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Power of Criticism

On Saturday 1st June 2019, I was in a forum where we engaged youth on self-awareness. One of the most striking topics that the lead speaker discussed was how fear of criticism makes people put their ambitions on hold with some never pursuing their dreams for fear of being adjudged as not being good enough. He also pointed out how others give up their dreams due to constant criticism both from persons close to them and from strangers. Songs and books are never written, careers are never changed, innovative technological ideas never invented and businesses ideas will never be implemented since the authors and inventors dread the prospect of being told that what they have in mind is not good enough.

On the same day, I watched Liverpool Captain Jordan Henderson embrace his father, Brian, after his team won the EUFA Champions League final. My first though was that this was a normal father-son display of affection. However, upon searching for more information, prompted by Liverpool Manager Jurgen Klopp’s post match comments, I discovered that in 2003, Brian took his son to the Champions League final. The then 13 year old Jordan promised his father that he will play in the UEFA champions league final one day. 15 years later, Jordan has captained Liverpool to two finals, lost one and won one.

Jordan’s story looks straightforward until one looks keenly at his journey to the top of European club football competitions. He broke into the first team at Sunderland FC at the age of 20 as was constantly criticized for his inconsistency – normally expected of young footballers. More criticism followed upon his transfer to Liverpool where commentators were quick to point out that such an average footballer was to worth GBP 20 million. In 2012, amid criticism, he was informed by then Manager Brendan Rodgers that he was free to leave Liverpool. Jordan stayed put and 2 years later, with Rodgers gone, he succeeded the legendary Steven Gerard as Liverpool captain. More criticism followed and illustrations were given of how he was not as good as Gerard and how he did to have the credential to lead a team with the history such as Liverpool’s – All this on the guy who would become only the 5th person to lift the EUFA Champions League as Liverpool Captain thus fulfilling a dream he caught at the age of 13.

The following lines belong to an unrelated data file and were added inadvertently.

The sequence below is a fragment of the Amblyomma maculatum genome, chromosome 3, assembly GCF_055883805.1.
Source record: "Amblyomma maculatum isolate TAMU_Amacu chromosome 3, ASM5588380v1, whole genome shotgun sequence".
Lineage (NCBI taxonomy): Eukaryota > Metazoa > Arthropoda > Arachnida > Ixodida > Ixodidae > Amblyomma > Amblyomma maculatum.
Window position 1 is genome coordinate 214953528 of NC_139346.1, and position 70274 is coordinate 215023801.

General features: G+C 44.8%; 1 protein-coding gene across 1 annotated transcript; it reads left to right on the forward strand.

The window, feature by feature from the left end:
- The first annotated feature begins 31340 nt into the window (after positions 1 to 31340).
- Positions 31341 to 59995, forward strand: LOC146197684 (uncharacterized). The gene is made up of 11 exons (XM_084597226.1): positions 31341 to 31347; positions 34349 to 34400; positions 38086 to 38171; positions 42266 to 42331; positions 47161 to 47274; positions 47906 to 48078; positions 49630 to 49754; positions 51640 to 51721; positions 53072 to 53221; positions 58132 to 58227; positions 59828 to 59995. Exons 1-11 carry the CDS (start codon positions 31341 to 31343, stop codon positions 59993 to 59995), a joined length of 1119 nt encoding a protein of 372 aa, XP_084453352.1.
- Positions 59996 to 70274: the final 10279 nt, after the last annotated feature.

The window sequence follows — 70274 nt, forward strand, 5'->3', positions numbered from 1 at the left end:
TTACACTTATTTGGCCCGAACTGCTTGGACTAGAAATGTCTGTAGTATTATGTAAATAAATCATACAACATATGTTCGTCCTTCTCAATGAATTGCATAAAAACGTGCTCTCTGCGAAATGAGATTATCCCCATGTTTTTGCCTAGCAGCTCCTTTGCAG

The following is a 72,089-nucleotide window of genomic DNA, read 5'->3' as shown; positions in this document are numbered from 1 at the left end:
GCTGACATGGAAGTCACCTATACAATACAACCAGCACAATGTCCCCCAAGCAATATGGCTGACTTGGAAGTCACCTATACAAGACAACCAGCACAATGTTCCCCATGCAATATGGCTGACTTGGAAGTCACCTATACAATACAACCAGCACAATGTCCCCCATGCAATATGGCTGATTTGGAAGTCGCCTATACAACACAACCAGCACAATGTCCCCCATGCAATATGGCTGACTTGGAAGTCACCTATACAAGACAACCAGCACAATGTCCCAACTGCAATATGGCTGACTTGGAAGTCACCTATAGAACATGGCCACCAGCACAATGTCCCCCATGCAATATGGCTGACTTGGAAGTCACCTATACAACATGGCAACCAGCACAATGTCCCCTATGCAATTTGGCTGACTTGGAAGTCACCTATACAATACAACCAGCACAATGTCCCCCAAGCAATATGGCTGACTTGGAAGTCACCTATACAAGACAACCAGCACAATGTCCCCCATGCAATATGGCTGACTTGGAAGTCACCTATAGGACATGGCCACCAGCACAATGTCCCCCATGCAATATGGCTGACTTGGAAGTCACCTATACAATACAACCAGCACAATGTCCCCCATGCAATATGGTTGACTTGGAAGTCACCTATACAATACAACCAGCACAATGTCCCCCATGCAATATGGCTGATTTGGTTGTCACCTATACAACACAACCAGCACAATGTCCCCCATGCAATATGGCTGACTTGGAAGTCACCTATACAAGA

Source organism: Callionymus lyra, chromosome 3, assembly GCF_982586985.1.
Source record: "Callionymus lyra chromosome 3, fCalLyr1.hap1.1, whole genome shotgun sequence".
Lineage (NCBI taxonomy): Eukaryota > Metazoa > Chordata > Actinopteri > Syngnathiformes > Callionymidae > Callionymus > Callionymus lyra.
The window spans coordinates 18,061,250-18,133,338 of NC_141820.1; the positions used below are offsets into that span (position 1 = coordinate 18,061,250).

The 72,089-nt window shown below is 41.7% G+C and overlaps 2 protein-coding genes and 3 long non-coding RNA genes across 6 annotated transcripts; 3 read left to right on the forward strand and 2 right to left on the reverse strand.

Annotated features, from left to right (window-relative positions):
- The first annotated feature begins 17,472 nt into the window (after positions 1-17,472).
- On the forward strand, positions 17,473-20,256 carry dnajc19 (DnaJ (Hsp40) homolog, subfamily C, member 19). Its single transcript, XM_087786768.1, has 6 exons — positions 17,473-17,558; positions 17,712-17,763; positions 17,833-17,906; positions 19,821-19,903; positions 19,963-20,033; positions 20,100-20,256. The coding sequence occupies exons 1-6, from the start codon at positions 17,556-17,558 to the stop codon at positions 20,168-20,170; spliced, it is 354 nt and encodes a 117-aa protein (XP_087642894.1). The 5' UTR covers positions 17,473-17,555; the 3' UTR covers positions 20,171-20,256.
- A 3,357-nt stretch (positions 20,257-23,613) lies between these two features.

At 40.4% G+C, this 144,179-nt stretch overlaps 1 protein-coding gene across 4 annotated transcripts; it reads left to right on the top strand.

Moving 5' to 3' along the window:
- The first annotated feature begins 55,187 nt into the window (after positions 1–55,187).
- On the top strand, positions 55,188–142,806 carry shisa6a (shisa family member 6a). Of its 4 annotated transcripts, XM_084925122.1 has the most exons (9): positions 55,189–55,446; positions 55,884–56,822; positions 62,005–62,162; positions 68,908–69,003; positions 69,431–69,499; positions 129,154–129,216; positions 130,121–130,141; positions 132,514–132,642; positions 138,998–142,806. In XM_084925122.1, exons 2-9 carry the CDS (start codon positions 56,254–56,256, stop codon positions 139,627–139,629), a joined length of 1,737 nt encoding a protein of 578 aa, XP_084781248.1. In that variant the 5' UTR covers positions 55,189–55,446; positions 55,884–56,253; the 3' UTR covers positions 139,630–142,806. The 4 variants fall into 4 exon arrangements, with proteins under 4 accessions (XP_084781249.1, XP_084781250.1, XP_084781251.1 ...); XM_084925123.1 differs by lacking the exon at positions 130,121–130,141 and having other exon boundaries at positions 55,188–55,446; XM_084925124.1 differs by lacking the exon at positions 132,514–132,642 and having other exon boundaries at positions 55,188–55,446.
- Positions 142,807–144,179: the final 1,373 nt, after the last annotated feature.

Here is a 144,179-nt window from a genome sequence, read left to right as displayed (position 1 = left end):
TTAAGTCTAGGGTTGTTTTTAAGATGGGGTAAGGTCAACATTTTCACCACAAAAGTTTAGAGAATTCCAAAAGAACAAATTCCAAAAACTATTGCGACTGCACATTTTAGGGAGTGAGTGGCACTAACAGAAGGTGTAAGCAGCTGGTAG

Had Jordan listened to criticism, he may as well have left Liverpool in 2012 and joined Fulham FC, a team that has since been relegated to English Football’s second tier – the championship – promoted and relegated after one season. Relegation comes with financial consequences especially reductions in players’ wages, near forced transfer of players whose contracts don not allow for wage cuts amongst others. More so, he could probably be playing under a different manager who may not have had as much faith in him and have the same coaching capability as Jurgen Klopp. Consequently, he could be earning much less in wages, probably not be an England international, be less visible and therefore earn less in image rights. Overall, he probably would never reach his full potential financially.

Fear of criticism makes us settle for second best and sit in a comfort zone that may not be so comfortable. The fear however makes us believe that what we are familiar with and what makes others happy is better than our life’s purpose. We therefore live our lives to satisfy others and conform to others’ expectations.

A story is told of an old man who was travelling in a desert with his son and a donkey. At the beginning of the journey, the old man rode on the donkey with his son leading the donkey. He met people who were critical of this “modus operandi” and who suggested that it was immoral for him to enjoy the ride while his son walked. He therefore disembarked and let his son ride as he led the donkey. Critics pointed out the “folly” in the new mode of operation and suggested that both the man and son could as well ride since the donkey was strong enough to carry both of them – the old man complied. Further ahead, another critic pointed out how unfair father and son were to the donkey and suggested that they both disembark and carry the donkey. It is said that they never completed the journey on time due to the additional “luggage” of a donkey they had to carry.

The speaker during the youth forum stated that those who attempt extraordinary things and ignore criticism are the ones who eventually succeed in life. I dare say that those same people are the ones that succeed financially. It reminds me of the lady streaker who interrupted the Champions League Final in an attempt to promote her boyfriend’s brand – more of that on another day.

Weru Mwangi is the Lead Consultant at Ultimate Management Solutions, a firm specializing in Finance, Governance and Leadership Development.  He can be contacted on weru@theultimategroup.co.ke

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